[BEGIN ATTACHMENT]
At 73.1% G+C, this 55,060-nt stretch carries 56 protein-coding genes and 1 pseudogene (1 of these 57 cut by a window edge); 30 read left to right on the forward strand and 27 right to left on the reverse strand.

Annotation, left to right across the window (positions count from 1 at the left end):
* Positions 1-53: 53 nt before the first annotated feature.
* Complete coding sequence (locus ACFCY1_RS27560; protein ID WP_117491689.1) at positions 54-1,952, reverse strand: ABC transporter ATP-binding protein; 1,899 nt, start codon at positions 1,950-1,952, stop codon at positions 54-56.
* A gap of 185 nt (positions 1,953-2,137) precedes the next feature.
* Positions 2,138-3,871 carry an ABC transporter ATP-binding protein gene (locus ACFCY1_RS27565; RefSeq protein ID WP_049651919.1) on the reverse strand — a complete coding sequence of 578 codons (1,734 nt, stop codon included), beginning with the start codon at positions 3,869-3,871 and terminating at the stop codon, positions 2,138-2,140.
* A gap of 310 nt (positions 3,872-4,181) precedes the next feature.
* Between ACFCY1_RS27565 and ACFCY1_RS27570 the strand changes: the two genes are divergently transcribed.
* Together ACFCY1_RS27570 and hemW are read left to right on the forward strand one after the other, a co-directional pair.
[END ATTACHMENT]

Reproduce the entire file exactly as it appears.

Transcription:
At 73.1% G+C, this 55,060-nt stretch carries 56 protein-coding genes and 1 pseudogene (1 of these 57 cut by a window edge); 30 read left to right on the forward strand and 27 right to left on the reverse strand.

Annotation, left to right across the window (positions count from 1 at the left end):
* Positions 1-53: 53 nt before the first annotated feature.
* Complete coding sequence (locus ACFCY1_RS27560; protein ID WP_117491689.1) at positions 54-1,952, reverse strand: ABC transporter ATP-binding protein; 1,899 nt, start codon at positions 1,950-1,952, stop codon at positions 54-56.
* A gap of 185 nt (positions 1,953-2,137) precedes the next feature.
* Positions 2,138-3,871 carry an ABC transporter ATP-binding protein gene (locus ACFCY1_RS27565; RefSeq protein ID WP_049651919.1) on the reverse strand — a complete coding sequence of 578 codons (1,734 nt, stop codon included), beginning with the start codon at positions 3,869-3,871 and terminating at the stop codon, positions 2,138-2,140.
* A gap of 310 nt (positions 3,872-4,181) precedes the next feature.
* Between ACFCY1_RS27565 and ACFCY1_RS27570 the strand changes: the two genes are divergently transcribed.
* Together ACFCY1_RS27570 and hemW are read left to right on the forward strand one after the other, a co-directional pair.